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When you ask a kid what they want to be when they grow up their answer is usually influenced by what they see every day or their vast imagination of the future. A little girl might want to be a singer after hearing that Dua Lipa song for the 1,000th time on the radio. A young boy might picture himself being a doctor because that’s what his older brother is and he wants to be just like him when he grows up. One of the best things about being young is that the world hasn’t tainted your dreams and the concept of a saturated job market or “worthless” degrees isn’t even a thought in your mind yet so there isn’t a quarter life crisis on the horizon. In this current internet era, content is king and people from all ages and backgrounds are using platforms like YouTube, Instagram and Twitter on a daily basis and the younger users are seeing that being a YouTuber or content creator can be a legitimate career choice.

With over 300 hours of video being uploaded on the platform every minute and 30 million daily visitors, YouTube is bigger and more influential than television, radio and movies. A person can grab a camera or their smartphone, prop it against a stack of books and start a YouTube career with the potential to quit their day job and make millions working for themself. College students, teens and tweens alike contribute to massive followings of YouTube stars like Casey Neistat, David Dobrik, or Tana Mongeau and when you see someone gain success doing something that’s completely accessible to you, it kind of makes sense to veer onto that path as well. Until you realize that the top three percent of YouTube channels get 90 percent of the traffic, according to Inc. Yes boys and girls, just like the real world, the people with the highest social and financial ranking receive more money, views and opportunities to make a fortune off of content that might not even be worth the millions of views it receives.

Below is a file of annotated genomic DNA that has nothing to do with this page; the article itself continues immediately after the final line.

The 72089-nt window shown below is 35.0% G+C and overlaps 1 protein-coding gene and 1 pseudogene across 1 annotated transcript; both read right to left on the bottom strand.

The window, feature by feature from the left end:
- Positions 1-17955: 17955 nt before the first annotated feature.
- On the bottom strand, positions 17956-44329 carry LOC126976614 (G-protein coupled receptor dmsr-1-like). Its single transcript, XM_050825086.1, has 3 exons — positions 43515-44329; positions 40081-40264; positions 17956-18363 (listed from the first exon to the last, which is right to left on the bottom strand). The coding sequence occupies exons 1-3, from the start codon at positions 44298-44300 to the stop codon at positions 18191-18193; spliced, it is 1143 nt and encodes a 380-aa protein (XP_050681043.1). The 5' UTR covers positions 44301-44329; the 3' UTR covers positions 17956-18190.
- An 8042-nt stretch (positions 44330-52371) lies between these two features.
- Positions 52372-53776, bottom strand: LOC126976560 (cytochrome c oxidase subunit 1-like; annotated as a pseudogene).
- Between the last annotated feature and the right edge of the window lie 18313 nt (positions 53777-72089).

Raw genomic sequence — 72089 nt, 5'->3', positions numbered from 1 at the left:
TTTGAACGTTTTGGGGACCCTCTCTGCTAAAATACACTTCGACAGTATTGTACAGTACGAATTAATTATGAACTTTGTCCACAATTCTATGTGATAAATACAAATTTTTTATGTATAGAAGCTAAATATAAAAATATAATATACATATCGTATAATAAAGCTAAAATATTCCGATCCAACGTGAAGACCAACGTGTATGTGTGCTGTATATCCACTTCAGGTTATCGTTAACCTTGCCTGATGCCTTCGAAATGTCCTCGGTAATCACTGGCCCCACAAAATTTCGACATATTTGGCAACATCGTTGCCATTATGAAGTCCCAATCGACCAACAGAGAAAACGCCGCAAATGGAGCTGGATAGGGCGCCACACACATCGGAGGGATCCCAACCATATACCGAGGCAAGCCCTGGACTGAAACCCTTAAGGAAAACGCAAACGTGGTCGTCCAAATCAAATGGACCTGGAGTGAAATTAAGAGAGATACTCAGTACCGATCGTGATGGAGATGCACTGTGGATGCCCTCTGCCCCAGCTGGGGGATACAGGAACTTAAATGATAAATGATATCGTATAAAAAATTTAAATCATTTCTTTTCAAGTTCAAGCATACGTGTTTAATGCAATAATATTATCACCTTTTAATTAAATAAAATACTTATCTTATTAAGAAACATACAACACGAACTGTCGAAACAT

Even if you’re a part of the elite club of YouTubers that have a couple million subscribers and tons of views; to be able to make solid checks your videos have to be hitting millions of views to earn enough to make YouTube your sole source of income. The New York Times profiled a rising YouTube star named Olga Kay and noted: “Roughly, a video creator will earn $2,000 for every million views, and then YouTube takes 45 percent.” With millions of channels fighting for that ten percent worth of traffic, not only does your content have to be top tier, you’ll have to master the art of digital marketing to get eyes on your work (or pay a team to do that for you, which defeats the purpose of making content for profit but “scared money don’t make no money” I guess) and by the end of that week of filming, editing and promoting your video, you still have to deal with the daily bullsh*t of real life. That’s why being a YouTuber is almost like being a popstar, anyone could work toward that career field, but not everyone will be Beyoncé. An American dream for the internet era. Aside from nepotism or winning the Mega Millions jackpot there isn’t a quick path to getting rich or famous.

Most of the creators you see grinding their life away online or the mainstream artists you’ve been following since you were a kid, started their careers out of a genuine love for what they do and the success eventually followed. An “overnight” long term success isn’t a thing but that doesn’t mean you should delete your YouTube channel and stop posting on IG. Very few people are surviving off of one source of income and even if someone is making a ton of money that doesn’t automatically equate to happiness. So for those future generations scrolling away and trying to determine the CPC (Cost Per Click) of their channel so they can sign up for sponsorships and be flown out to Coachella, good luck on that long term goal, it won’t be easy and most of you won’t make it past 1,000 subscribers and 100 videos but remember life is short and the journey is the best part. Live to live not just to post about it later.

Article By: Marcel “The Messenger” Jeremiah